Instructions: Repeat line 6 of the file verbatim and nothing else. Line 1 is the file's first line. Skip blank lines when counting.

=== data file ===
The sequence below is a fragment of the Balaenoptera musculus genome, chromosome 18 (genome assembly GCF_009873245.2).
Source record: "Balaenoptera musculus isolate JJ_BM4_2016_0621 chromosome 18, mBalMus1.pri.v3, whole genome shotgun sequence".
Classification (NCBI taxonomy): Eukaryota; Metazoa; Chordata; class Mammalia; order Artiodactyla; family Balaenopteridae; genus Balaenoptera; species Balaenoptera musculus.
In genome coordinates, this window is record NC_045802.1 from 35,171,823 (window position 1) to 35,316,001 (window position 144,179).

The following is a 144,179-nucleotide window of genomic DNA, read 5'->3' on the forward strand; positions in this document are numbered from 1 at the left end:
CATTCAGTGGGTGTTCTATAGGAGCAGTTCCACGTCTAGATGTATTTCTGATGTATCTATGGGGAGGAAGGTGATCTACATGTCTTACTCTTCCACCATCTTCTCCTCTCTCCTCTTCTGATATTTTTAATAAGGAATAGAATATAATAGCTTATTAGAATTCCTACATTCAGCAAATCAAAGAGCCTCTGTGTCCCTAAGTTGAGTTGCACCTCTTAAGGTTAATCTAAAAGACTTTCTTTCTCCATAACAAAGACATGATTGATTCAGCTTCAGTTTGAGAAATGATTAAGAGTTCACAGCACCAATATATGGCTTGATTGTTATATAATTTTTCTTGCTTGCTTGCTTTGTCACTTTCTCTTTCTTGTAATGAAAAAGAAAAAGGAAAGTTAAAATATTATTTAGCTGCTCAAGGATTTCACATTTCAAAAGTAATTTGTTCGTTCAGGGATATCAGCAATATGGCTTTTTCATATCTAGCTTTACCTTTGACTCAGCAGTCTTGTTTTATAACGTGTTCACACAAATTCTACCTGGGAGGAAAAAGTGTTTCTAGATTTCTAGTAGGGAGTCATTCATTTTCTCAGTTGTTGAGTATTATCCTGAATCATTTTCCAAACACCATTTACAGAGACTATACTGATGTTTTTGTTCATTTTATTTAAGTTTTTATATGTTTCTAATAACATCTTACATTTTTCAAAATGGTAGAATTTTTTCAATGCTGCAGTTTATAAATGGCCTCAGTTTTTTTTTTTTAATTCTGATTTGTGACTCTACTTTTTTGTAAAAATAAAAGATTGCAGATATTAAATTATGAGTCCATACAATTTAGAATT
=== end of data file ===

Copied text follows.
CATTCAGTGGGTGTTCTATAGGAGCAGTTCCACGTCTAGATGTATTTCTGATGTATCTATGGGGAGGAAGGTGATCTACATGTCTTACTCTTCCACCATCTTCTCCTCTCTCCTCTTCTGATATTTTTAATAAGGAATAGAATATAATAGCTTATTAGAATTCCTACATTCAGCAAATCAAAGAGCCTCTGTGTCCCTAAGTTGAGTTGCACCTCTTAAGGTTAATCTAAAAGACTTTCTTTCTCCATAACAAAGACATGATTGATTCAGCTTCAGTTTGAGAAATGATTAAGAGTTCACAGCACCAATATATGGCTTGATTGTTATATAATTTTTCTTGCTTGCTTGCTTTGTCACTTTCTCTTTCTTGTAATGAAAAAGAAAAAGGAAAGTTAAAATATTATTTAGCTGCTCAAGGATTTCACATTTCAAAAGTAATTTGTTCGTTCAGGGATATCAGCAATATGGCTTTTTCATATCTAGCTTTACCTTTGACTCAGCAGTCTTGTTTTATAACGTGTTCACACAAATTCTACCTGGGAGGAAAAAGTGTTTCTAGATTTCTAGTAGGGAGTCATTCATTTTCTCAGTTGTTGAGTATTATCCTGAATCATTTTCCAAACACCATTTACAGAGACTATACTGATGTTTTTGTTCATTTTATTTAAGTTTTTATATGTTTCTAATAACATCTTACATTTTTCAAAATGGTAGAATTTTTTCAATGCTGCAGTTTATAAATGGCCTCAGTTTTTTTTTTTTAATTCTGATTTGTGACTCTACTTTTTTGTAAAAATAAAAGATTGCAGATATTAAATTATGAGTCCATACAATTTAGAATT